It has been discovered in connection with the present invention that an annulus 90 of 37 to 40 percent of the entire cross sectional area formed by the bore hole 102 through plane 92 provides optimal clearance for effective hole cleaning at non-destructive velocities (FIG. 5). To achieve a sufficient or optimal clearance of annulus 90 with drill bit 10 having legs 28 with built-up upper trailing masses 60, sufficient material from elsewhere in the bit body 14 must be removed. Material may be removed during forging from an upper leading mass 80 of each leg 28 to compensate for the increased size of the upper trailing mass 60, as shown in FIGS. 4 and 5. As the size of the upper trailing mass 60 is increased, the size of the upper leading mass 80 of the leg 28 may be decreased. Material may be removed from the upper leading mass 80 such that the surface 42 of the leading side 40 takes a concave shape, although such configuration is not necessary. The bit body 14, thus takes an asymmetric configuration as viewed in cross section.
Referring now to FIG. 7, in one embodiment of the invention, the drill bit 10 may be a sealed bearing bit, having a sealed bearing/lubrication system for each cutter cone 24. As known in the art, a sealed bearing system requires a cavity, or reservoir, 84 disposed in each leg 28 for retaining various system components. As shown in FIG. 7, the cavity 84 may be formed into the upper trailing mass 60 of the leg 28. The upper trailing mass 60 provides substantial protection for the cavity 84 recessed therein. Because of the size of the upper trailing mass 60, the cavity 84 can be machined into the leg 28 with only one of its ends 86 terminating in an opening 88. The remainder of the cavity 84 is completely surrounded by the body material of the upper trailing mass 60, forming a "blind hole." This added protection about the cavity 84 will assist in preventing damage to the cavity 84 during use of the drill bit 10.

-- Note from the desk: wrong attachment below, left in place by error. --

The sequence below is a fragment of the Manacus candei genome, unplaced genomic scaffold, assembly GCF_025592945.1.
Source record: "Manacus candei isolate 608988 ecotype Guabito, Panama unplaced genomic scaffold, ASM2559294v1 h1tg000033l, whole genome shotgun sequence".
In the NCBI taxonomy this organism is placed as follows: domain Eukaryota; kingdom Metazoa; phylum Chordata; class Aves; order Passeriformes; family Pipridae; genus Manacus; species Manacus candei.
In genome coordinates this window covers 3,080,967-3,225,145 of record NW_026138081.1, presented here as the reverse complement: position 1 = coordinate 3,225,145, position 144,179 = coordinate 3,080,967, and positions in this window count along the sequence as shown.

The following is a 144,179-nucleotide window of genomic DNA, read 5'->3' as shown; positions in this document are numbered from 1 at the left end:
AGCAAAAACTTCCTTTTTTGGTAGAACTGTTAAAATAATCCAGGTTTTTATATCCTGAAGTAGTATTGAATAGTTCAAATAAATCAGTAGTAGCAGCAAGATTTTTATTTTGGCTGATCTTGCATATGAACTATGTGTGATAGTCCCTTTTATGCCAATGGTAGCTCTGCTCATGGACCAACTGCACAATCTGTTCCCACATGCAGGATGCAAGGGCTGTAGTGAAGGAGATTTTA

Referring to FIG. 8, the nozzle boss 36 may be formed in a streamlined shape, sloping outwardly from the bit centerline 70 from the upper portion 36a to the lower portion 36b of the nozzle boss 36, reducing the protruding surface area of the nozzle boss 36 and minimizing contact with the bore hole wall (not shown), and rock cuttings and debris in the bore hole. Further, the nozzle boss 36 may be formed with a sufficient thickness to be capable of supporting a hard wear resistant material, such as inserts 35, for added protection (FIG. 3). It will be understood that the term "hard wear resistant material" as used herein refers to any material that has strength or wear characteristics equal to or better than steel, and that can be affixed onto, or formed into, the drill bit, including, but not limited to inserts such as are well known in the art.
Another embodiment illustrated in FIG. 3 includes a nozzle boss guard 38 disposed upon leg 28 above the nozzle boss 36 proximate to pin end 18 of the bit body 14 to protect and shield the nozzle boss 36 and nozzle 32 from contact with the bore hole wall and rock fragments and debris in the bore hole. Nozzle boss guard 38 is protected with a wear resistant material and may extend radially outwardly from the bit centerline (not shown) farther than the nozzle boss 36. Nozzle boss guard 38 is preferably formed having a thickness sufficient to hold inserts 39 to further protect the nozzle boss guard 38 and nozzle boss 36 from excessive abrasive and erosive wear. Such inserts 39, which may be tungsten carbide or any other type of suitable insert, will enhance the longevity of the nozzle boss guard 38. The nozzle boss guard 38 may be constructed of steel, or other suitable material, and may be coupled to the leg 28 with conventional techniques, such as by welding.